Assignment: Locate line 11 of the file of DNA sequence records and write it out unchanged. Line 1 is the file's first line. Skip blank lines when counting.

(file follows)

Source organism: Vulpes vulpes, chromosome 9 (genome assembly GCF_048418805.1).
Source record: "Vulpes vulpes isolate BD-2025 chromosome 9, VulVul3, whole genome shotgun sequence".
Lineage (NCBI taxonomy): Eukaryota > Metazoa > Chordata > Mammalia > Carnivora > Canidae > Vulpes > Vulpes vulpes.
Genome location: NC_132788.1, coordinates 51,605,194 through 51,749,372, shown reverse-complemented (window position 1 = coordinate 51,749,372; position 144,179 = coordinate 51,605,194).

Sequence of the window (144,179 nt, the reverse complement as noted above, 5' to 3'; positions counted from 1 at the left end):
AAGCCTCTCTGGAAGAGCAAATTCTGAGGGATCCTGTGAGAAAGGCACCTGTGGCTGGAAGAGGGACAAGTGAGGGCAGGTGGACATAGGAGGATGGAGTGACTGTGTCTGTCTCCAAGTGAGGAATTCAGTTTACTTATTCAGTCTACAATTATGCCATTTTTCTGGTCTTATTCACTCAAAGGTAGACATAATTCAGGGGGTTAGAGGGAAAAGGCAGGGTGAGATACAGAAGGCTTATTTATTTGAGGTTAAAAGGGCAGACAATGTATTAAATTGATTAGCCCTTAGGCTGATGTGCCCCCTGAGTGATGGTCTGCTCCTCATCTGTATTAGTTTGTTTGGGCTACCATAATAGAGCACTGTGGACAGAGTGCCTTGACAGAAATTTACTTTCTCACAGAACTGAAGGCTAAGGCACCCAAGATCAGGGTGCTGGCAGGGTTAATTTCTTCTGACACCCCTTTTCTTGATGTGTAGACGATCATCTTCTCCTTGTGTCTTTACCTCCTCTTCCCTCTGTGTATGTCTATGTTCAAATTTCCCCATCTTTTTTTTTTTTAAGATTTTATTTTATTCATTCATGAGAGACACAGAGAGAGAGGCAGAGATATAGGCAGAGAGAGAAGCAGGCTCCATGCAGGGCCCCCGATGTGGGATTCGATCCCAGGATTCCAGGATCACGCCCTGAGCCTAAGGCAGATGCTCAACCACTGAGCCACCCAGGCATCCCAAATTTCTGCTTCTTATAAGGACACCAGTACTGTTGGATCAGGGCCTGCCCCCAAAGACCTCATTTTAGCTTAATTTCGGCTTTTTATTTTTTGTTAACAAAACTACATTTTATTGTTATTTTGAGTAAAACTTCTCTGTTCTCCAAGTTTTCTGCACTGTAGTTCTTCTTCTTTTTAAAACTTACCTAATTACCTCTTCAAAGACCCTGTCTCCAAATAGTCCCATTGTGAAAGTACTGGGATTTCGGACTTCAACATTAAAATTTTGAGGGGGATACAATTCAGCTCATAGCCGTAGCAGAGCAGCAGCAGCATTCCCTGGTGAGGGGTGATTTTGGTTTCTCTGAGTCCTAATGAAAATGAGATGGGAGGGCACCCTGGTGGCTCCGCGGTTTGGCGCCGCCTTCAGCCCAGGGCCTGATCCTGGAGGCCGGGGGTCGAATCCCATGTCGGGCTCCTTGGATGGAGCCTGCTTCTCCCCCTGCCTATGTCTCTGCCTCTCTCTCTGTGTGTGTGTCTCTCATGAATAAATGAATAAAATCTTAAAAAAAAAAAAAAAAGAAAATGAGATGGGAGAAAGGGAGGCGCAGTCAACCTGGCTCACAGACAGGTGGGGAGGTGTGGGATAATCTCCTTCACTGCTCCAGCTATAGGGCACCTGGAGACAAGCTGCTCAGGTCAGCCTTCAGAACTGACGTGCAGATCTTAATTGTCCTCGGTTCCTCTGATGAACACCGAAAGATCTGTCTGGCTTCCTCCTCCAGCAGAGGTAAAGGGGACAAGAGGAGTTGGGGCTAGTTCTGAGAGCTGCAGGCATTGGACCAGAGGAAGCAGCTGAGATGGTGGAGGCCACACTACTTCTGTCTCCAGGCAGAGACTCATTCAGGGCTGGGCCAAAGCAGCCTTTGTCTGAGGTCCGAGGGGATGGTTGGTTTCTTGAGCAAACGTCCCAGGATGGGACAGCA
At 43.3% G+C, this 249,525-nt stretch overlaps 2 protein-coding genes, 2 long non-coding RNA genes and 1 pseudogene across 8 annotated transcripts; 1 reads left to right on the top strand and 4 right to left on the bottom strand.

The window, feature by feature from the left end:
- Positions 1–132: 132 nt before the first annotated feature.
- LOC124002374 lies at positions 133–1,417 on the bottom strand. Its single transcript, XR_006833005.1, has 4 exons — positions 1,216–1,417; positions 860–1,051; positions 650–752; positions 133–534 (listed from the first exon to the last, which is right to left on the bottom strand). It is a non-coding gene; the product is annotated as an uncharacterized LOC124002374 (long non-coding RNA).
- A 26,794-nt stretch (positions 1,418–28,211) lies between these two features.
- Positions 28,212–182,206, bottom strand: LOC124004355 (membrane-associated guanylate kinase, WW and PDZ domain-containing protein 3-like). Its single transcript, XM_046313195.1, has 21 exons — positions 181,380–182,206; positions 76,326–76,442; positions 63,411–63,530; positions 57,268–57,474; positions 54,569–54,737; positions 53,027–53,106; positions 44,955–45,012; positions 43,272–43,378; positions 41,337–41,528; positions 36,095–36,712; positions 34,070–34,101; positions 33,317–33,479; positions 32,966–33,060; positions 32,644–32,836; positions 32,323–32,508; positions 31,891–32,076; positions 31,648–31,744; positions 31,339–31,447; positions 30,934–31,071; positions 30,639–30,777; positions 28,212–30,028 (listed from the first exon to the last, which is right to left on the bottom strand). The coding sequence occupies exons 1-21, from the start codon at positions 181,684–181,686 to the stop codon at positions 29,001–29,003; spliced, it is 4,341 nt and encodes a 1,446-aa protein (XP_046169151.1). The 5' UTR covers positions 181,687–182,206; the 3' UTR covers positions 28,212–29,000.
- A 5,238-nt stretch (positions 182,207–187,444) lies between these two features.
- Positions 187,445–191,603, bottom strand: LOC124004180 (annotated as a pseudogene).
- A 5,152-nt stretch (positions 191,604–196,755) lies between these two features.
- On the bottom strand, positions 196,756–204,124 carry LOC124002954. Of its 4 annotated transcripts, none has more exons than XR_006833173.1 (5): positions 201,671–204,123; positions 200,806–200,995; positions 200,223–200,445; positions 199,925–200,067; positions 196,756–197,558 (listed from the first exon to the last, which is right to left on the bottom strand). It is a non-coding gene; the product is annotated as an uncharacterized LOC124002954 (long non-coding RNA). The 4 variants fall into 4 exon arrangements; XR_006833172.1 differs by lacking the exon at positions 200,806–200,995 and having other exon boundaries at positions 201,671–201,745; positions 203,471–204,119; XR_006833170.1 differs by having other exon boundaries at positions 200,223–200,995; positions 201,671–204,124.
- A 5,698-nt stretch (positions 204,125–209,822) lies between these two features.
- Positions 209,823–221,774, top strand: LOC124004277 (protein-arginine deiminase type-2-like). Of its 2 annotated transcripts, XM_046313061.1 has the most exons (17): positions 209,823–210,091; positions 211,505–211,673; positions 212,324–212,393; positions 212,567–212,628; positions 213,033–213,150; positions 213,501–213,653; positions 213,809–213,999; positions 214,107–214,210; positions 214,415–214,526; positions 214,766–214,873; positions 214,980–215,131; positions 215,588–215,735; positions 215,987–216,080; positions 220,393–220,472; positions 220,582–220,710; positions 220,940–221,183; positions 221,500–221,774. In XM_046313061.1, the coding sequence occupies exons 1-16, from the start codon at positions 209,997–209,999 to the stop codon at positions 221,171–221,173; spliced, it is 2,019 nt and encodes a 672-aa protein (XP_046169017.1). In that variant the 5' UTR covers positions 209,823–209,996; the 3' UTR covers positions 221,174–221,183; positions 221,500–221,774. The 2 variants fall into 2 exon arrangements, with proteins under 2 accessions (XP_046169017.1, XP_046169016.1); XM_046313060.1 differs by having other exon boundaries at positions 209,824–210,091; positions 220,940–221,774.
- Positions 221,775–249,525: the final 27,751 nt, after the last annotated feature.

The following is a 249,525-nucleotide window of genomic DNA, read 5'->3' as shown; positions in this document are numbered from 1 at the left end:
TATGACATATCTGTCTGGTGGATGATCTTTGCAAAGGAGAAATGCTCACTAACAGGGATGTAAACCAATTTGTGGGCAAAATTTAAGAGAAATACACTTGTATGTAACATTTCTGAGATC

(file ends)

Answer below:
- A 26,794-nt stretch (positions 1,418–28,211) lies between these two features.